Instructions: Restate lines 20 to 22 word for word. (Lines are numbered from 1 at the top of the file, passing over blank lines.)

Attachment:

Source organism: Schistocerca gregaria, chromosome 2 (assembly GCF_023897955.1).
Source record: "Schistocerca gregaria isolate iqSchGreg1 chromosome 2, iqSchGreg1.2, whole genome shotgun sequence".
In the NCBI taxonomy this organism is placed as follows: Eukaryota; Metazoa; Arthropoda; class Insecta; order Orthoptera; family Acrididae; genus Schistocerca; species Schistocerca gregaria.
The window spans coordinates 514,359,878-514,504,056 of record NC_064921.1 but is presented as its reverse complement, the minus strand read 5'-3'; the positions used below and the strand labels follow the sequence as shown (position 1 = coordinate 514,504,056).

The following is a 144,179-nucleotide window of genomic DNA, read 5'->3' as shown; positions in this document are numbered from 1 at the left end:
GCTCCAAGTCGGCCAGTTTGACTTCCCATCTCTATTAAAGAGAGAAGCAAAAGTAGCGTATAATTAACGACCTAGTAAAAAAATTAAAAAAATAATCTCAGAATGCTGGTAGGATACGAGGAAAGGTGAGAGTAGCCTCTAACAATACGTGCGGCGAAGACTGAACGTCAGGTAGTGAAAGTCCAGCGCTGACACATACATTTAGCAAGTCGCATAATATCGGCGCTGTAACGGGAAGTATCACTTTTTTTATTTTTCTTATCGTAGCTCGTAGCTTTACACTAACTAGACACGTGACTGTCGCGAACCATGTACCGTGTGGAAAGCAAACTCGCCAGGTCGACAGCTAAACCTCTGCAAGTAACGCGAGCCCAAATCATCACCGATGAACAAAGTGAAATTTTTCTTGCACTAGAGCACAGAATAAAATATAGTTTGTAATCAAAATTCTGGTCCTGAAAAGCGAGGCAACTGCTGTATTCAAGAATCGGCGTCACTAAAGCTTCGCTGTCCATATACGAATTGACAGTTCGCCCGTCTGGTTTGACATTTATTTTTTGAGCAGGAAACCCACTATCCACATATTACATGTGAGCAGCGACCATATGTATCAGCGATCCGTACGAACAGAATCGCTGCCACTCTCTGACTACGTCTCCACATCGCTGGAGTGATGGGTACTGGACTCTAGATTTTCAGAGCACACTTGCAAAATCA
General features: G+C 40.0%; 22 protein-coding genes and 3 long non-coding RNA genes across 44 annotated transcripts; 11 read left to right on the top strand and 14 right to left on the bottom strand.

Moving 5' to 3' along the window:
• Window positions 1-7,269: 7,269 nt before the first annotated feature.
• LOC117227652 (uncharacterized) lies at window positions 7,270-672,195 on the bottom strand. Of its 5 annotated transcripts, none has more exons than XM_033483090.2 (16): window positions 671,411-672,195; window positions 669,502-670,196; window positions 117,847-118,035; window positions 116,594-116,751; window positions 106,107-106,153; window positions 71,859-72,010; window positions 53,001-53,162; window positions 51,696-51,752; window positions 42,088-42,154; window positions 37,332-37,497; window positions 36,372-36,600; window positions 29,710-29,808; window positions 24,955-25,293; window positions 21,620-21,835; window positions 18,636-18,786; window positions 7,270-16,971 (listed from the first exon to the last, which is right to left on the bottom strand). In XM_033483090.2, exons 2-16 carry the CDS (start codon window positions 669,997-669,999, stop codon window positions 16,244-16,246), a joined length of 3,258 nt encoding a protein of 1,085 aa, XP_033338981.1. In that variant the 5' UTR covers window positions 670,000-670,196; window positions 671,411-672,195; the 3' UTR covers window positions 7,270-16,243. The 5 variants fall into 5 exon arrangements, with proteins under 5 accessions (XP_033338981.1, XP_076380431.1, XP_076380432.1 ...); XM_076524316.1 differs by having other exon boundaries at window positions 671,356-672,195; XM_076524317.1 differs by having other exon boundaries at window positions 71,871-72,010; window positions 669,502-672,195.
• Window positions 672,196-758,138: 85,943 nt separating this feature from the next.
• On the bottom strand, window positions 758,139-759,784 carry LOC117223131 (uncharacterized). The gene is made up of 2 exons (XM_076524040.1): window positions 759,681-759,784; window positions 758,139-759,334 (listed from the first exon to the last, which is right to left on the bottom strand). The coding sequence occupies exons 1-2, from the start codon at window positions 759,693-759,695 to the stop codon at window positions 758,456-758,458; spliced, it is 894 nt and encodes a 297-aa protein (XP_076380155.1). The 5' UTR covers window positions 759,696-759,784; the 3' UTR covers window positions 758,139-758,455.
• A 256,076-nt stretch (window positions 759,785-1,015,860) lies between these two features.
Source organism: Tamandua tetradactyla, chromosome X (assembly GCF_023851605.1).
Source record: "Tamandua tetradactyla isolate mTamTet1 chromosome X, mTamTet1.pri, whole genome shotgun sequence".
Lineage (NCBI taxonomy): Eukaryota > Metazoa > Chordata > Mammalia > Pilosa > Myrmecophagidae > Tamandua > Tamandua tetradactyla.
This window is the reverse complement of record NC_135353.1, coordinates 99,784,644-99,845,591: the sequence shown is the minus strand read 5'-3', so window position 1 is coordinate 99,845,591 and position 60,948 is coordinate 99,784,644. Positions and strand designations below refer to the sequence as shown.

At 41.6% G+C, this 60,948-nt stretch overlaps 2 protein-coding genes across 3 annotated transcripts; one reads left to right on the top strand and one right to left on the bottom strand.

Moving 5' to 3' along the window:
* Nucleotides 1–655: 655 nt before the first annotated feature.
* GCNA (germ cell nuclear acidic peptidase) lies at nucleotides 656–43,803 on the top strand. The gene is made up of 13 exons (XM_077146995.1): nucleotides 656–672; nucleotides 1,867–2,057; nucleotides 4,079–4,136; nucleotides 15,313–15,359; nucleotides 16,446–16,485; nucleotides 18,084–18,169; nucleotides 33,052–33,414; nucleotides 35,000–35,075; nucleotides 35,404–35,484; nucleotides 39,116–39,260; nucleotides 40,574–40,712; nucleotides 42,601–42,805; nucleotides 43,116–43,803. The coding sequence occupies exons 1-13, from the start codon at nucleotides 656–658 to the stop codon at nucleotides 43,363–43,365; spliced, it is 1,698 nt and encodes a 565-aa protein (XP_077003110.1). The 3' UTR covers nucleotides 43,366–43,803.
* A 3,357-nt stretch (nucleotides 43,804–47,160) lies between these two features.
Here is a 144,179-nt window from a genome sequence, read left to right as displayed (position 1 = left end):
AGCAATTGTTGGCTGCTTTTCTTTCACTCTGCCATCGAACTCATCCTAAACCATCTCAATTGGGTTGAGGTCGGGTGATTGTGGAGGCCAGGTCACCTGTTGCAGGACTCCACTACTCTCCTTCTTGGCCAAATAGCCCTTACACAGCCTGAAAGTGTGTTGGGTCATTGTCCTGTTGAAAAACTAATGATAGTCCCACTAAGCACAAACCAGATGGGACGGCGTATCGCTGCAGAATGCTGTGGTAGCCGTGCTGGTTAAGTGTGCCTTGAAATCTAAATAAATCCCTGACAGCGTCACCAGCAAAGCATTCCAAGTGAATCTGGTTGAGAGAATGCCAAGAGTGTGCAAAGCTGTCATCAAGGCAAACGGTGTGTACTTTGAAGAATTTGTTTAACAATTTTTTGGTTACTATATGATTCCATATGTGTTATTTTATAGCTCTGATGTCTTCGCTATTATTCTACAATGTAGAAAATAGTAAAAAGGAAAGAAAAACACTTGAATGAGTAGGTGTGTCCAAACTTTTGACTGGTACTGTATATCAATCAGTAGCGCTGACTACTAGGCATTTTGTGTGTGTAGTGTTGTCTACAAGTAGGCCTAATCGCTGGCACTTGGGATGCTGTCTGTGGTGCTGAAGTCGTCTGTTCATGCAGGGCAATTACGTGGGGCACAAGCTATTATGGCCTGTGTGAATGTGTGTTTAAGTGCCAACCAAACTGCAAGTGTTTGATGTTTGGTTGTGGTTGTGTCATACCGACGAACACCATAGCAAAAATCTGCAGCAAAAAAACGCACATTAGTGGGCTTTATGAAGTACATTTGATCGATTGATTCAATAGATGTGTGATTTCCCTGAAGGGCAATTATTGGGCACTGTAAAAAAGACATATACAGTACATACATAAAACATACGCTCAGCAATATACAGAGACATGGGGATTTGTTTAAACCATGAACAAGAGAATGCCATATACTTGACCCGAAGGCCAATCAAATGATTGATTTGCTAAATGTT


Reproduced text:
* Nucleotides 1–655: 655 nt before the first annotated feature.
* GCNA (germ cell nuclear acidic peptidase) lies at nucleotides 656–43,803 on the top strand. The gene is made up of 13 exons (XM_077146995.1): nucleotides 656–672; nucleotides 1,867–2,057; nucleotides 4,079–4,136; nucleotides 15,313–15,359; nucleotides 16,446–16,485; nucleotides 18,084–18,169; nucleotides 33,052–33,414; nucleotides 35,000–35,075; nucleotides 35,404–35,484; nucleotides 39,116–39,260; nucleotides 40,574–40,712; nucleotides 42,601–42,805; nucleotides 43,116–43,803. The coding sequence occupies exons 1-13, from the start codon at nucleotides 656–658 to the stop codon at nucleotides 43,363–43,365; spliced, it is 1,698 nt and encodes a 565-aa protein (XP_077003110.1). The 3' UTR covers nucleotides 43,366–43,803.
* A 3,357-nt stretch (nucleotides 43,804–47,160) lies between these two features.